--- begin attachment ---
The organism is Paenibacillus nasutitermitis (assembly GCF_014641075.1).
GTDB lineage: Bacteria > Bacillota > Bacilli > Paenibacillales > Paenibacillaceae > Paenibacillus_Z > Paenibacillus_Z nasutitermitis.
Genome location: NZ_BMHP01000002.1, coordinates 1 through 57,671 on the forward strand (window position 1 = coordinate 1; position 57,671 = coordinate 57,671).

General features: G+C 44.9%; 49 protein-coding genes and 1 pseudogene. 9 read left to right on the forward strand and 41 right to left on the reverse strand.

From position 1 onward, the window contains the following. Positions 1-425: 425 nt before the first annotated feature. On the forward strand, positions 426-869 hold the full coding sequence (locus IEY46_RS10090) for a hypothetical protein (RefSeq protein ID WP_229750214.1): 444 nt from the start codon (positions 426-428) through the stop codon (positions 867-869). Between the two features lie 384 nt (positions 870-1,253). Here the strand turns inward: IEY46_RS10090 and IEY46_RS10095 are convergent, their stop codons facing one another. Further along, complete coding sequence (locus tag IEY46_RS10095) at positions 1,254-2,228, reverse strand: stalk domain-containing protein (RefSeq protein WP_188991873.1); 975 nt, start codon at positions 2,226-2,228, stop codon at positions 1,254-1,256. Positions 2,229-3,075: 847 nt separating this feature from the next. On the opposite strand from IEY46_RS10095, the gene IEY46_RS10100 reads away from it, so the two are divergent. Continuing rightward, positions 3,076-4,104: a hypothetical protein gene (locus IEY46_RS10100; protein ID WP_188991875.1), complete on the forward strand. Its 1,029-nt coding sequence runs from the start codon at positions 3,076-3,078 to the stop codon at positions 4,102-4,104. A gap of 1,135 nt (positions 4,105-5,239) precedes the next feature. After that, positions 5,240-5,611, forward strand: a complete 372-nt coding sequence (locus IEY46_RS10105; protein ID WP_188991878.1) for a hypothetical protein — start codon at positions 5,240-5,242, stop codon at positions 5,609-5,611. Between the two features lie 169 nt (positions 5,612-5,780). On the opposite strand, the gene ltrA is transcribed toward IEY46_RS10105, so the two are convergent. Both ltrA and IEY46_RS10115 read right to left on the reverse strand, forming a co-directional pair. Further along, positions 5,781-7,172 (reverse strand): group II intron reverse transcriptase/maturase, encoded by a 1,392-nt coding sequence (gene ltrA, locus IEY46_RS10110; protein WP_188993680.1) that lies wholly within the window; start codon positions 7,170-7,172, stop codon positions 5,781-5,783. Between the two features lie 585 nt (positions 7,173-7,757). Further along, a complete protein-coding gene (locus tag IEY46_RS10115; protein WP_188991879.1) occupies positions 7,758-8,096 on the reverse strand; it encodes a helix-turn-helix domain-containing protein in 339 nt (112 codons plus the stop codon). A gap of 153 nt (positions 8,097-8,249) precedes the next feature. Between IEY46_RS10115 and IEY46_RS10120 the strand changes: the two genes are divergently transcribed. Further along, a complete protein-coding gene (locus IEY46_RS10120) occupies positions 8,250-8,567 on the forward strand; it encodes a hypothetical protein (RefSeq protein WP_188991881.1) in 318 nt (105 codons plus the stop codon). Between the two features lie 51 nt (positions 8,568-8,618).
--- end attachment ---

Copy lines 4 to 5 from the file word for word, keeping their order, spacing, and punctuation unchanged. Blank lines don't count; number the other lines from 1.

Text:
General features: G+C 44.9%; 49 protein-coding genes and 1 pseudogene. 9 read left to right on the forward strand and 41 right to left on the reverse strand.

From position 1 onward, the window contains the following. Positions 1-425: 425 nt before the first annotated feature. On the forward strand, positions 426-869 hold the full coding sequence (locus IEY46_RS10090) for a hypothetical protein (RefSeq protein ID WP_229750214.1): 444 nt from the start codon (positions 426-428) through the stop codon (positions 867-869). Between the two features lie 384 nt (positions 870-1,253). Here the strand turns inward: IEY46_RS10090 and IEY46_RS10095 are convergent, their stop codons facing one another. Further along, complete coding sequence (locus tag IEY46_RS10095) at positions 1,254-2,228, reverse strand: stalk domain-containing protein (RefSeq protein WP_188991873.1); 975 nt, start codon at positions 2,226-2,228, stop codon at positions 1,254-1,256. Positions 2,229-3,075: 847 nt separating this feature from the next. On the opposite strand from IEY46_RS10095, the gene IEY46_RS10100 reads away from it, so the two are divergent. Continuing rightward, positions 3,076-4,104: a hypothetical protein gene (locus IEY46_RS10100; protein ID WP_188991875.1), complete on the forward strand. Its 1,029-nt coding sequence runs from the start codon at positions 3,076-3,078 to the stop codon at positions 4,102-4,104. A gap of 1,135 nt (positions 4,105-5,239) precedes the next feature. After that, positions 5,240-5,611, forward strand: a complete 372-nt coding sequence (locus IEY46_RS10105; protein ID WP_188991878.1) for a hypothetical protein — start codon at positions 5,240-5,242, stop codon at positions 5,609-5,611. Between the two features lie 169 nt (positions 5,612-5,780). On the opposite strand, the gene ltrA is transcribed toward IEY46_RS10105, so the two are convergent. Both ltrA and IEY46_RS10115 read right to left on the reverse strand, forming a co-directional pair. Further along, positions 5,781-7,172 (reverse strand): group II intron reverse transcriptase/maturase, encoded by a 1,392-nt coding sequence (gene ltrA, locus IEY46_RS10110; protein WP_188993680.1) that lies wholly within the window; start codon positions 7,170-7,172, stop codon positions 5,781-5,783. Between the two features lie 585 nt (positions 7,173-7,757). Further along, a complete protein-coding gene (locus tag IEY46_RS10115; protein WP_188991879.1) occupies positions 7,758-8,096 on the reverse strand; it encodes a helix-turn-helix domain-containing protein in 339 nt (112 codons plus the stop codon). A gap of 153 nt (positions 8,097-8,249) precedes the next feature. Between IEY46_RS10115 and IEY46_RS10120 the strand changes: the two genes are divergently transcribed. Further along, a complete protein-coding gene (locus IEY46_RS10120) occupies positions 8,250-8,567 on the forward strand; it encodes a hypothetical protein (RefSeq protein WP_188991881.1) in 318 nt (105 codons plus the stop codon). Between the two features lie 51 nt (positions 8,568-8,618).